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gemboree2 020, originally uploaded by Mic2006.

Aristocracy oozes from his very pores, he is cool and non commital. I wonder if I am worthy to even barter. The table in front draws me closer. The salavitating rockhound within is fixated on the stones. Oh, oh, I must have a citrine! I cant help myself and he knows it.

I inquire as to where the stones come from and am told that everything passed through Jaipur. Apparently this guy lives six months in Montreal and six months in Deli. “Jaipur is only a three hour drive from Delhi, but that can vary quite considerably” he says with understatement. The roads in India are a nightmare. It appears that there is little in the way of rules, beyond “don’t hit the cows”. They are sacred animals and have every right to snooze undisturbed in a busy intersection. Trucks choose whatever side of the road they wish to travel on and the carnage of burned out smashed up auto shells litters the roadside.

I mention that I am writing a book on gems, “Oh but you cannot forget the Indians,” he asserts. “Jaipur is the major coloured stone cutting centre in the world”.

A massive wall and seven defensive gates surround the Old City, where the gem trade thrives. It is a place that breathes colour and is dyed with an ancient culture. People call it the “pink city though it is also the state capital of Rajasthan. “It was founded over four hundred years ago by the great prince, Maharaja Jai Sing ”. Brightly clad women, in silk saris, float through broad-street’d markets. A monkey with leathery and wizened features peers from a darkened alcove. At sunset the streetscape melts into a world of orange and pink pastel, a camel cart creaks by led by a wraith-like figure. He glides slowly along on stick-like feet. As the warm evening breeze ruffles his cotton shroud you might suspect that it were only a skeleton beneath.

“We Indians have the buying power that other regions do not,” the dealer tells me. You see my stones, none of them were found in India. They were however all cut in Jaipur. Of course there are other places”. “Bangkok”, he raises a knowing eyebrow. “Brazil” he shrugs. “China”, he sighs. “Its big and new and just entering the market”. A great beam breaks his saddened features, the very sun shining from his teeth, fanning his hands over his product he proclaims in a golden voice, “And then there is India”.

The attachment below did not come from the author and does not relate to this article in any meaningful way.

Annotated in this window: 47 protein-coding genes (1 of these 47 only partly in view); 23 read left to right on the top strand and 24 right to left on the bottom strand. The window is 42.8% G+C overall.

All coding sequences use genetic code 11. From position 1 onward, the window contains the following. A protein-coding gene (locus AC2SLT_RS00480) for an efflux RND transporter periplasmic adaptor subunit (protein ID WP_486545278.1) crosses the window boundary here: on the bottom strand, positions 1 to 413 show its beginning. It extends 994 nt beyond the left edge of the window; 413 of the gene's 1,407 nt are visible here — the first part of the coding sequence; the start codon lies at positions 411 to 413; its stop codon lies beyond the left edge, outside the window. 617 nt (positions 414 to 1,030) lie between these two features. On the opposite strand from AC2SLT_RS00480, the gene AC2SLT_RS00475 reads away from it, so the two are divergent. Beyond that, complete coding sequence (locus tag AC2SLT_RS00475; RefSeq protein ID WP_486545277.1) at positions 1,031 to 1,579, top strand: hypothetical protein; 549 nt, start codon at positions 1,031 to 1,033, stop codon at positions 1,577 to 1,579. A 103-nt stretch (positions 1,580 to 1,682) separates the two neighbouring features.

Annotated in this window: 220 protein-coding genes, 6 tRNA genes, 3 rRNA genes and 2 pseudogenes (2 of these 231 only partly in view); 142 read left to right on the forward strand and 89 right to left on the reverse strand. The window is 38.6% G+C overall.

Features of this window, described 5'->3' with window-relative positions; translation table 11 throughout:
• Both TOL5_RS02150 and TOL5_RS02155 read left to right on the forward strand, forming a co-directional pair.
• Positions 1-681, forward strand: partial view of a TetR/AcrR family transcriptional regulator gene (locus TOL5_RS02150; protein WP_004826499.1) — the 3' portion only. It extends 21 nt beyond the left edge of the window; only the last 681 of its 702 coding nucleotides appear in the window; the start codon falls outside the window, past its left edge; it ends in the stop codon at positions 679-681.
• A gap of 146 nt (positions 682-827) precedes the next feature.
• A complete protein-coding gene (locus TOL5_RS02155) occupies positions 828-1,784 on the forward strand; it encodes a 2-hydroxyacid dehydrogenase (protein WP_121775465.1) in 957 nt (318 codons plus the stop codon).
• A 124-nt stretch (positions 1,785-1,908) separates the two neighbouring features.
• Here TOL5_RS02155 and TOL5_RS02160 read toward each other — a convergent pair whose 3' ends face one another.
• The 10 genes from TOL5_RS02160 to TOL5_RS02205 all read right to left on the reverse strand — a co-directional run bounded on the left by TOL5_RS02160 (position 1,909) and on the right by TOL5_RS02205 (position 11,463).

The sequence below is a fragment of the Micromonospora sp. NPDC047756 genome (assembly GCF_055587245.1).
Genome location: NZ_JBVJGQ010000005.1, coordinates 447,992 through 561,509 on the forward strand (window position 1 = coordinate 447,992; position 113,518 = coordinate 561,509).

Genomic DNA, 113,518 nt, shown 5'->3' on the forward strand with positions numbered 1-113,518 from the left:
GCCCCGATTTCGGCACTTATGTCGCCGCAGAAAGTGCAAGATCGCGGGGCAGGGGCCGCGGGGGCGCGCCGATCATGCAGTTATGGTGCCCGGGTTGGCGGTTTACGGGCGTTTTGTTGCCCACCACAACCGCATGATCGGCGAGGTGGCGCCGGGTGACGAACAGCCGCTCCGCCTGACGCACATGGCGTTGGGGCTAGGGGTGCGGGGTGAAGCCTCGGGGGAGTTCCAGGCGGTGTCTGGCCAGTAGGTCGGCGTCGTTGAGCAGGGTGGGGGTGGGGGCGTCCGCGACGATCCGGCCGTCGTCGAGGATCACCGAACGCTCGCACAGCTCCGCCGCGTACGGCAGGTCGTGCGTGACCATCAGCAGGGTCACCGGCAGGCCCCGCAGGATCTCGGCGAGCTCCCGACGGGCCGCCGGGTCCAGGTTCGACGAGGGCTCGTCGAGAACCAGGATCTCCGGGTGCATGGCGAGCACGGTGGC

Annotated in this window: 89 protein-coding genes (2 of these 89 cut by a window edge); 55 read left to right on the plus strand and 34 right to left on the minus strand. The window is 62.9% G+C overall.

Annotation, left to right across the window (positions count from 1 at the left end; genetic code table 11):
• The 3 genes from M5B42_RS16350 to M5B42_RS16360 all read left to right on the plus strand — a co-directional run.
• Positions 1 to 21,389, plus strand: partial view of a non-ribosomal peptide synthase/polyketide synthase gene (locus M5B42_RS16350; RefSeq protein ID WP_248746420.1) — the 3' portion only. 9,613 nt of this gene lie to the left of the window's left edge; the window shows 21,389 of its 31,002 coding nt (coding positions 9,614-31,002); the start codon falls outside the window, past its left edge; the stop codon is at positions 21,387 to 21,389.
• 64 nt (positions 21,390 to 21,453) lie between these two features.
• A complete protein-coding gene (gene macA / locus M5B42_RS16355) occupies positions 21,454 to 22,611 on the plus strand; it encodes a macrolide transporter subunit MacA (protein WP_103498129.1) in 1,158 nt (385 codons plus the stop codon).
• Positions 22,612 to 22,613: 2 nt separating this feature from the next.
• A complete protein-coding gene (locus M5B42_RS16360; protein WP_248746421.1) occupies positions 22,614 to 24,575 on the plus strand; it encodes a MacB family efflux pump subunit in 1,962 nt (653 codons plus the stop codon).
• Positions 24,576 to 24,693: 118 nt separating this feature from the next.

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gemboree2 026, originally uploaded by Mic2006.

The utilitarian, concrete shell of the curling rink is our first view of the show. It is one of the two buildings in which the gemboree is taking place; the other location is 100 yards beyond at the North Hastings Community Centre. Several canvas shelters are pitched outside. The heat, the dust and tented pavilions have a strangely exotic air. It reminds me of something out of Kipling, a wind-blown wasteland in the remote deserts of Rajistan, maybe the Pushkar Fair or the famous meeting of Berbers in the Atlas Mountains – to wed their daughters. Other far-flung gatherings are greeted with no less promise than this.

The high-pitched whine of power tools suggests the focus of activity, the heart to which the travelling hounds are drawn. From beneath a blue plastic awning in the baking heat a cloud of dust billows. This is Paul Shier, the premier artist attending the show. He has been commissioned to produce a work for the town of Bancroft, a great mineral spike protruding from a block of stone. The work proceeds with the aid of an industrial size grinder. He is I am told, “freeing the gem within.” I watch him labour, the lower half of his body exposed in a scorching wedge of afternoon sun. “How’s it going?” I shout during a lull in the noise. He peers at me trying to decipher my words. I expect he is half stupefied by the heat and noise; his face powdered by the product of his labour. “Exhausted” was the obvious reply.

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